People running at night

Exploring the link between exercise and wellbeing

How exercise improves mental well-being

Mental health awareness continues to grow, stigma is being reduced and most people now understand that mental wellbeing is part of overall health and should be valued accordingly.

Mental wellbeing awareness and exercise advocacy are more than just trends. The symbiotic relationship between exercise and mental health is increasingly emphasised by healthcare professionals. With research revealing the profound effects of exercise in reducing stress, anxiety and depression, physical activity is being highlighted as one of the key aspects that benefit and contribute to good mental wellbeing.

Well-being isn’t just about physical health; it’s also about taking care of your mind. However, current levels of good mental health in the UK are worryingly low. The Mental Health Foundation points out that the health and well-being of a country’s citizens is a key indicator of its success, and that much needs to be done to improve the wellbeing of its citizens if the country is to be defined as thriving.

“For good physical and mental health, adults should aim to be physically active every day. Any activity is better than none, and more is better,” say the Chief Medical Officers in their physical activity guidelines. The NHS also says adults should do some form of physical activity every day and recommends exercising once or twice a week, which can reduce the risk of heart disease and stroke.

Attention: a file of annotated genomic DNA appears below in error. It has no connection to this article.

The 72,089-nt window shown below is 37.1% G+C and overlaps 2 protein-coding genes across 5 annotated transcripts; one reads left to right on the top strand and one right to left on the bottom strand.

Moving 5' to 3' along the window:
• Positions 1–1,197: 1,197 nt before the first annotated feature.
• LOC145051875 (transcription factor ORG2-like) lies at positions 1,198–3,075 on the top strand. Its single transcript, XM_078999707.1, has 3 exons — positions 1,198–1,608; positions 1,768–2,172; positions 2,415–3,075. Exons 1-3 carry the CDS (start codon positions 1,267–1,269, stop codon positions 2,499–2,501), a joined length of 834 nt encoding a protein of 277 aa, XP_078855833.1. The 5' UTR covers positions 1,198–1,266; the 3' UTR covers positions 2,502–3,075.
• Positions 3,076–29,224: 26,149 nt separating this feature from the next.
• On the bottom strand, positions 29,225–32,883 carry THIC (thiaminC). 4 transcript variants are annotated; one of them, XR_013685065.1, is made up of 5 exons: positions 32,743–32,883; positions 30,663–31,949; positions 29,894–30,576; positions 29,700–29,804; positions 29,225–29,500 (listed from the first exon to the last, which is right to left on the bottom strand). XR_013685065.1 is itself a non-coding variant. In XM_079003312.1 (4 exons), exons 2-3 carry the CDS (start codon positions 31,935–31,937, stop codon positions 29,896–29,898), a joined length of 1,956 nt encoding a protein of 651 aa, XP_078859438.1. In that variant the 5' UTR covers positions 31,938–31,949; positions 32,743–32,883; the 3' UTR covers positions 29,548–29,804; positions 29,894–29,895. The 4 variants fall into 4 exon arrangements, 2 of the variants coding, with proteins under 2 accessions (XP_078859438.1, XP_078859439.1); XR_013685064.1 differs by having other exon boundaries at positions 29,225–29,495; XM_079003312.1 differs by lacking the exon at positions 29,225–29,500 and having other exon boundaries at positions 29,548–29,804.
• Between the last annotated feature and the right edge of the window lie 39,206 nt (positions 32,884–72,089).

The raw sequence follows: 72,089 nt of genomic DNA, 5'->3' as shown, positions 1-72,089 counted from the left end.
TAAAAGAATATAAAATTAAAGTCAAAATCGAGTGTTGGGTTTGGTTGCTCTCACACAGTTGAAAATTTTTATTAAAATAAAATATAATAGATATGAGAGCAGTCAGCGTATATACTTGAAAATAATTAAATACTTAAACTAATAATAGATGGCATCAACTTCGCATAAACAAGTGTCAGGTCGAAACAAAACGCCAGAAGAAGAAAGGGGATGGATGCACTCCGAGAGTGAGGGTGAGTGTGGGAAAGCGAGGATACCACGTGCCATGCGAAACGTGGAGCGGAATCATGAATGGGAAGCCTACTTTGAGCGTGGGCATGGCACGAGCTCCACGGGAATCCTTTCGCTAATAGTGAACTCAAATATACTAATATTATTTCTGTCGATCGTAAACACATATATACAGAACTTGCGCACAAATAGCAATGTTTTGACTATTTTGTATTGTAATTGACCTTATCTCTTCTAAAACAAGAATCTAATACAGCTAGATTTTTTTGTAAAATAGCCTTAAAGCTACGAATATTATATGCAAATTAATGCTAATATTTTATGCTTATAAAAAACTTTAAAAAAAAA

“You’ve got to do something, even if it’s just walking the dog, keep active and do things, ” said Ian Cramb, a 64 year old who, as well as being a big advocate of exercise, added that an injury years ago didn’t stop him from being active. “I couldn’t do it anymore, but I’m careful and I know it’s important to keep exercising, you need a bit of brain stimulation, you need to get out, different scenery, meet people, have a chat.”

woman looking at her dogs in the park
Kim enjoys walking her dogs. Photo: Maria Amaral

To keep exercise in her routine, Kim Kirk, 55, does a gym class and walks her dogs every day. “I’m getting older, it’s good to keep active,” she said.

She continued: “I also think that it’s good for your mental health, anybody who has a bit of depression or feeling a bit low, do some exercise. It’s really good for you. Sometimes people find excuses, they have busy lives so it’s not the first thing on their to-do list.”

Despite this, Kim believes people nowadays are aware of the relationship between exercise and mental wellbeing.

“I would say that exercise definitely is really important for your overall mental well-being,” she said. “It helps you with anxiety, depression, stress relief, it does make you feel better.”

Physiotherapist Hardik Shah said: “There are lots of other things that it can help you with, enhancing your mood, your confidence, it increases your pain tolerance and there are studies that also suggest that it helps you with immune-related disorders.”

men wearing a suit
Hardik Shah has been a physiotherapist since 2014. Photo: Hardik Shah